Josh Brolin wants to direct. In fact, he has just signed on to helm and star in an adaptation of Dominique Cieri’s play “Pitz and Joe,” a gritty sibling drama about the relationship between a young woman and her brain-damaged brother.
So, eager to learn the craft and fascinated by the process, Brolin often visits the Oscar-winning (and currently nominated) Coen brothers when they’re in the throes of editing one of their movies. He has done this on films he’s worked on with them (“True Grit,” “No Country for Old Men”) and others to which he has no connection (“Burn After Reading”), and always the process remains the same.
We’ll let Brolin describe it.
“They have perpendicular desks, Joel at one, Ethan at the other and in between them there’s a bellman’s bell,” Brolin says. “Ethan has his headphones on and he’s getting his best take and he drags it over the screen, never looking at Joel, and, ding, rings the bell. Then Joel, who has the final cut on his screen, drags it down in the timeline. And that’s what they do, every day, eight, 10, 12 hours a day.”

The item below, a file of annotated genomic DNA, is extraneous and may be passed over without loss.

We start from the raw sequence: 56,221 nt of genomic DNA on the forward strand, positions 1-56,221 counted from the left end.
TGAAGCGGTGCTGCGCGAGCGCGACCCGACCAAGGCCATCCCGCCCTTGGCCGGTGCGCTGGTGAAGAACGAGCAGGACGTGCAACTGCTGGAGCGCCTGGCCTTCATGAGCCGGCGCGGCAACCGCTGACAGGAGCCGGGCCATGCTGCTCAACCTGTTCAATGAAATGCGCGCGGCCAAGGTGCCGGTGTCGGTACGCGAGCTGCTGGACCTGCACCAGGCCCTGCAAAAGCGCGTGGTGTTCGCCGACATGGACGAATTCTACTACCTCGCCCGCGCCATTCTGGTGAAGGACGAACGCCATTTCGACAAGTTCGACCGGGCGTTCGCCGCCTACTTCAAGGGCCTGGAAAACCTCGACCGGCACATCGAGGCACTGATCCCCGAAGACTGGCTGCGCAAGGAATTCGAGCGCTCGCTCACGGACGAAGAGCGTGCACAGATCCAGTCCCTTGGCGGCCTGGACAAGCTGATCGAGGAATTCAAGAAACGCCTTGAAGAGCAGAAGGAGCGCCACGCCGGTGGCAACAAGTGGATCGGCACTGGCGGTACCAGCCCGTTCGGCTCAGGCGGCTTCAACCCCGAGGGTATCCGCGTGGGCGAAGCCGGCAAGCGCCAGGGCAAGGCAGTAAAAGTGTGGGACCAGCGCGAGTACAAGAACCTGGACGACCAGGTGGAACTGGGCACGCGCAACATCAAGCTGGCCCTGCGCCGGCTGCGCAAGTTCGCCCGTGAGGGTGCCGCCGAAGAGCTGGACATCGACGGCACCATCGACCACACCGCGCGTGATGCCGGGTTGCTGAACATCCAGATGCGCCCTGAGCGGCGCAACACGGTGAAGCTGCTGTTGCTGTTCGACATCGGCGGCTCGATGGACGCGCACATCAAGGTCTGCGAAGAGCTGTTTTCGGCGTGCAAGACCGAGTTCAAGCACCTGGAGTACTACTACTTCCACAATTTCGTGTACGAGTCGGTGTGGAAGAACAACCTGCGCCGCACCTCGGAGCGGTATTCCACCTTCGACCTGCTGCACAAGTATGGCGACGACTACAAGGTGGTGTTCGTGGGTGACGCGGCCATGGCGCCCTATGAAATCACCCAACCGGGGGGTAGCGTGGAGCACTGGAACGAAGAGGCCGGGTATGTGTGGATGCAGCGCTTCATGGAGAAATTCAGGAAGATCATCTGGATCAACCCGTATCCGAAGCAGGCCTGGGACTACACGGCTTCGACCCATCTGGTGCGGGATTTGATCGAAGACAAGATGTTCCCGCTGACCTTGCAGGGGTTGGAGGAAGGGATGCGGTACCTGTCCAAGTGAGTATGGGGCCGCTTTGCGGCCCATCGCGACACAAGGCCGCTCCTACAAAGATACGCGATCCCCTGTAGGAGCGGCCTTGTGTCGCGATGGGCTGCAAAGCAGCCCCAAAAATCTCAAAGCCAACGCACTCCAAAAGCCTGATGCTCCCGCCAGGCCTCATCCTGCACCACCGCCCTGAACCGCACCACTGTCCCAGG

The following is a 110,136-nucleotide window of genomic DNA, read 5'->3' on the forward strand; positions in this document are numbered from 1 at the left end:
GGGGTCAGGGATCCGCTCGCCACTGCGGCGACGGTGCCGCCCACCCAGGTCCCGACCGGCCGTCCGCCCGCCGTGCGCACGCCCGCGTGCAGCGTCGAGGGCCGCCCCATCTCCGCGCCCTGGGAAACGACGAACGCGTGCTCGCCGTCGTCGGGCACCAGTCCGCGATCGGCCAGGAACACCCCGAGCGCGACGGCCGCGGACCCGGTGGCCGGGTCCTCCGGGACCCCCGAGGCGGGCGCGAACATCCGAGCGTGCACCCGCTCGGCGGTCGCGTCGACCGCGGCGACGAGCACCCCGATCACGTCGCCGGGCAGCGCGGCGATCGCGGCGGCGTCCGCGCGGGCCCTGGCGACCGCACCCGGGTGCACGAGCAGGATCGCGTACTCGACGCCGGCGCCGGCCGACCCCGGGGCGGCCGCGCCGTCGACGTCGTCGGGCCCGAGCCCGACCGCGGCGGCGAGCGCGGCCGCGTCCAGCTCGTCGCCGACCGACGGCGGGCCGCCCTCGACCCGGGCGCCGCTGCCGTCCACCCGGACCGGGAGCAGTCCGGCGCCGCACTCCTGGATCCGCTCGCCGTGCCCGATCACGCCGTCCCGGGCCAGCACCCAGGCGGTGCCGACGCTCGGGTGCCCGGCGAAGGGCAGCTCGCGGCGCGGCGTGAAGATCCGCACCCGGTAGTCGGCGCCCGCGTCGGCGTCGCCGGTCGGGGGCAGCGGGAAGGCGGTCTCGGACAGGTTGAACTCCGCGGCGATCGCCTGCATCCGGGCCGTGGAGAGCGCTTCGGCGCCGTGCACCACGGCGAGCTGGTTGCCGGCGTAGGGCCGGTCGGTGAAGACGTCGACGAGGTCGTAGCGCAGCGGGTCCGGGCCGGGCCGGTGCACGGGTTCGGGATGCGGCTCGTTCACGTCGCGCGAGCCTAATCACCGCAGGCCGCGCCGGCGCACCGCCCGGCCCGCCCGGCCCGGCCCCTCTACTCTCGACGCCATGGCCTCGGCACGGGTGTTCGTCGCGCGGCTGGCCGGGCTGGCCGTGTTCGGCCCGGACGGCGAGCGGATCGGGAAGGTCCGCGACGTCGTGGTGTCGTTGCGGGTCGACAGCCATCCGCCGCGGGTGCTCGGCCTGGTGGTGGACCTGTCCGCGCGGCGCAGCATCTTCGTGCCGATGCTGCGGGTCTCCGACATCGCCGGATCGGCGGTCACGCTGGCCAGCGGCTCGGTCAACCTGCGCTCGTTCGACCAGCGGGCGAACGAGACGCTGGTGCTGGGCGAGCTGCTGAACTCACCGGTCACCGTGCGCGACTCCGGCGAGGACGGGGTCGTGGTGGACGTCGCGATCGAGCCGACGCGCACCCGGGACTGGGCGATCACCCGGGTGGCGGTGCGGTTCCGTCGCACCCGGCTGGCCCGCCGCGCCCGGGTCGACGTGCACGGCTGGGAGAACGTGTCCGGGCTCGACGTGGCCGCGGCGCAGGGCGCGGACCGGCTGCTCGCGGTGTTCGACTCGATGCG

“And I’d sit on a couch and watch,” Brolin continues. “But they don’t like it if I say anything. Even a sound. Like if I see some choice they make and say, ‘Hmmm,’ Joel will get mad. ‘What? Do you not think that’s good?’ ‘I didn’t say anything. I’m just watching.’ ”
“Then one time, Joel looks back because, again, I’ve made some kind of muffled noise. ‘So this is observing. This is what you’re doing, right? Observing.’ ‘Sorry, dude.’ ”
“I mean, it’s a great workshop, but that’s not why I do it. I just love hanging with those guys -- even if it means taking a vow of silence for a couple of weeks.”
-- Glenn Whipp
Photo: Josh Brolin in "True Grit." Credit: Paramount Pictures